The Gastronomy Manifesto

I’d like to state the obvious and declare to those who don’t know me that I thoroughly enjoy cooking. Oddly, this does not stem from a love of food (not that I don’t), but from a fixation with process, and the right way of doing things to achieve a defined end result. It isn’t art, where its acceptable to deviate from the journey started at the beginning of an artistic effort and appear in a completely new neighbourhood, perhaps at times even nicer than the original artistic destination.
This isn’t an approach I advocate or would enforce on those around me. The product of many, if not most culinary innovations is probably the opposite school of thought, that of organic cooking, of using what one finds around oneself and altering proportions as per mood or inclination. Its just the method I follow; my way of doing things. The advantage this offers to you, the reader and potential practitioner of the things listed here is that it offers a systematic process to follow, a building block to build and once built, to build upon.

The initial entries here will be very basic ones.  The non-culinary inclined world currently seems to be divided into two broad groups of people. Those who don’t do so because they don’t need to and those who suffer from the misconception that they can’t.
It’s like Douglas Adams’ method of learning to fly from the Hitchhiker’s Guide to the Galaxy. Its all about jumping off and forgetting that you have to hit the ground, of being distracted and removed from the fact that falling or failure is a possibility. Kitchen process is something that can usually be made a mess of with neglect (and sometimes too much attention or effort (insert the number of times one has whipped whipping cream to butter)), ignorance (and conversely too much information (the Internet being one to blame in this case) and a general lack of confidence. The simplicity of the first entries here are meant entirely to draw outlines for baby steps into the realm of higher culinary endeavours. Automation and availability (the fact that you can pay very little money and have a creamy and albeit ridiculous pasta instead of making something infinitely better with just ten very readily available ingredients in exactly 22 minutes is a testament to this fact) have made contemporary man and woman forget the simplicity of things that were once common (making perfect pan toast for example, which will have an article dedicated to it in the near future).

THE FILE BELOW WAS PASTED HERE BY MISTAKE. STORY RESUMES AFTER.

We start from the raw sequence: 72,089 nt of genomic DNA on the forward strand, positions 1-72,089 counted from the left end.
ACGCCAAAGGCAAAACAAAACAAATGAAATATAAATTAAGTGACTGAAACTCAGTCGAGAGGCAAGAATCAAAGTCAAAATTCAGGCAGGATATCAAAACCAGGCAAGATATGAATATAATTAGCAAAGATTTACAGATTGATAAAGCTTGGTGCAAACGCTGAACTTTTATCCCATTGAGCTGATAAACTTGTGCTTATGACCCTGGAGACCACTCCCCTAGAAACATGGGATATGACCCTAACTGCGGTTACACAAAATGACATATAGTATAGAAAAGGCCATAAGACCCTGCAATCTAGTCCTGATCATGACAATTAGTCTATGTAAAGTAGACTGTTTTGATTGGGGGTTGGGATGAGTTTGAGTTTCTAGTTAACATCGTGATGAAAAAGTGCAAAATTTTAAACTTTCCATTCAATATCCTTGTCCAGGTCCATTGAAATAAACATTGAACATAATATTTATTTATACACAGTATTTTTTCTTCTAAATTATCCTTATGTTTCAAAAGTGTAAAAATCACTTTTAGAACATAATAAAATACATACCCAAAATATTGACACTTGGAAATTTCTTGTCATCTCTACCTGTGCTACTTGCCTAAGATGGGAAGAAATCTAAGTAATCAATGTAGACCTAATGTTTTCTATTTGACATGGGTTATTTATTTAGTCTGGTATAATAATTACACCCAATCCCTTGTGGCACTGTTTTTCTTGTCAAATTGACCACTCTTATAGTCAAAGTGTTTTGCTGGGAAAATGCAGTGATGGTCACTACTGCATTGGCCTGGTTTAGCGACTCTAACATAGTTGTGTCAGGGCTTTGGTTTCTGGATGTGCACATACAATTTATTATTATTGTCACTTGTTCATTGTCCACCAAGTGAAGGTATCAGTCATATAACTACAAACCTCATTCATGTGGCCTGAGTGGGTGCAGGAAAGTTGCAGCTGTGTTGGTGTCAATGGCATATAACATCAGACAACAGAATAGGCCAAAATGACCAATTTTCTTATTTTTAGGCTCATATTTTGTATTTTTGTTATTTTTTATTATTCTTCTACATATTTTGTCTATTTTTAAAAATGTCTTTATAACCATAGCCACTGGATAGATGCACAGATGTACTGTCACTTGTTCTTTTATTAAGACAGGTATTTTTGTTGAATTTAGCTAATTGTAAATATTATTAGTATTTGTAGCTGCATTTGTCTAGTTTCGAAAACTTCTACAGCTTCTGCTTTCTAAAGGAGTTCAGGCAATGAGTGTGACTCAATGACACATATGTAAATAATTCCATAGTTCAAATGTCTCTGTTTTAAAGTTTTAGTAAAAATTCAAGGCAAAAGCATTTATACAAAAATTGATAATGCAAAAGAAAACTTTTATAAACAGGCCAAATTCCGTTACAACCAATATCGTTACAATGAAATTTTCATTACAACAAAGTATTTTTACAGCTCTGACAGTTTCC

I’m also taking a slight departure from the usual way of representing culinary processes. I love to draw, so I plan to illustrate the articles by hand. Sometimes the essence of a step or a method is easier to distil into a diagram than represent it in a photograph. This is something I plan to develop and change as I add more articles to the site, so I’d call this a first step, more than a final, rigid method that I plan to follow.

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Almost on cue, my dinner has just arrived. It consists of parathas with vegetable subzi that would have been quite nice if it wasn’t for a solitary piece of pineapple that randomly appeared in the middle of it. Its now pitch dark outside. Time to climb onto my upper berth and don my headphones.